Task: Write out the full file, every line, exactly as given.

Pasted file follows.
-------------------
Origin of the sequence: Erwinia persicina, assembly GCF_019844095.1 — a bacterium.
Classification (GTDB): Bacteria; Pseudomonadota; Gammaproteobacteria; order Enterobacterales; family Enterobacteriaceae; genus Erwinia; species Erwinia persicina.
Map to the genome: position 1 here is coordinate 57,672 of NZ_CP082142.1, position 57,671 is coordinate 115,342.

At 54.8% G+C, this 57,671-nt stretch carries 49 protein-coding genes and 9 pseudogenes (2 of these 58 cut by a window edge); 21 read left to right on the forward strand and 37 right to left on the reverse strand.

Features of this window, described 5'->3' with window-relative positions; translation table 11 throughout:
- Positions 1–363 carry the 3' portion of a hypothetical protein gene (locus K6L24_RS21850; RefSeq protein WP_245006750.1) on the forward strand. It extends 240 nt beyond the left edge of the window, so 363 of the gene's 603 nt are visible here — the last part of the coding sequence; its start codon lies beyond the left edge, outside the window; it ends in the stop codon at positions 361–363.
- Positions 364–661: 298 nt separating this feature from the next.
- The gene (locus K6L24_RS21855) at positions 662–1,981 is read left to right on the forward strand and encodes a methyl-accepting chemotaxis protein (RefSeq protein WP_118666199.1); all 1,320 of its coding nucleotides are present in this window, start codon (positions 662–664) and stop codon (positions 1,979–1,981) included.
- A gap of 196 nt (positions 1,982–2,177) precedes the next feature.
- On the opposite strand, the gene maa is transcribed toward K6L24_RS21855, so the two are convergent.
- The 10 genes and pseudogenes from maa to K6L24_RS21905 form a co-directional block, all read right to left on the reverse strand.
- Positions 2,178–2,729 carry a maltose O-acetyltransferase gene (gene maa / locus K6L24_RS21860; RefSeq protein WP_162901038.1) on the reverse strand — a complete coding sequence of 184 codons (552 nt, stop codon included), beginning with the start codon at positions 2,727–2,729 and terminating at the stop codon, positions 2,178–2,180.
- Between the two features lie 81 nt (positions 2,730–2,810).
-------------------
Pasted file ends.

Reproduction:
Origin of the sequence: Erwinia persicina, assembly GCF_019844095.1 — a bacterium.
Classification (GTDB): Bacteria; Pseudomonadota; Gammaproteobacteria; order Enterobacterales; family Enterobacteriaceae; genus Erwinia; species Erwinia persicina.
Map to the genome: position 1 here is coordinate 57,672 of NZ_CP082142.1, position 57,671 is coordinate 115,342.

At 54.8% G+C, this 57,671-nt stretch carries 49 protein-coding genes and 9 pseudogenes (2 of these 58 cut by a window edge); 21 read left to right on the forward strand and 37 right to left on the reverse strand.

Features of this window, described 5'->3' with window-relative positions; translation table 11 throughout:
- Positions 1–363 carry the 3' portion of a hypothetical protein gene (locus K6L24_RS21850; RefSeq protein WP_245006750.1) on the forward strand. It extends 240 nt beyond the left edge of the window, so 363 of the gene's 603 nt are visible here — the last part of the coding sequence; its start codon lies beyond the left edge, outside the window; it ends in the stop codon at positions 361–363.
- Positions 364–661: 298 nt separating this feature from the next.
- The gene (locus K6L24_RS21855) at positions 662–1,981 is read left to right on the forward strand and encodes a methyl-accepting chemotaxis protein (RefSeq protein WP_118666199.1); all 1,320 of its coding nucleotides are present in this window, start codon (positions 662–664) and stop codon (positions 1,979–1,981) included.
- A gap of 196 nt (positions 1,982–2,177) precedes the next feature.
- On the opposite strand, the gene maa is transcribed toward K6L24_RS21855, so the two are convergent.
- The 10 genes and pseudogenes from maa to K6L24_RS21905 form a co-directional block, all read right to left on the reverse strand.
- Positions 2,178–2,729 carry a maltose O-acetyltransferase gene (gene maa / locus K6L24_RS21860; RefSeq protein WP_162901038.1) on the reverse strand — a complete coding sequence of 184 codons (552 nt, stop codon included), beginning with the start codon at positions 2,727–2,729 and terminating at the stop codon, positions 2,178–2,180.
- Between the two features lie 81 nt (positions 2,730–2,810).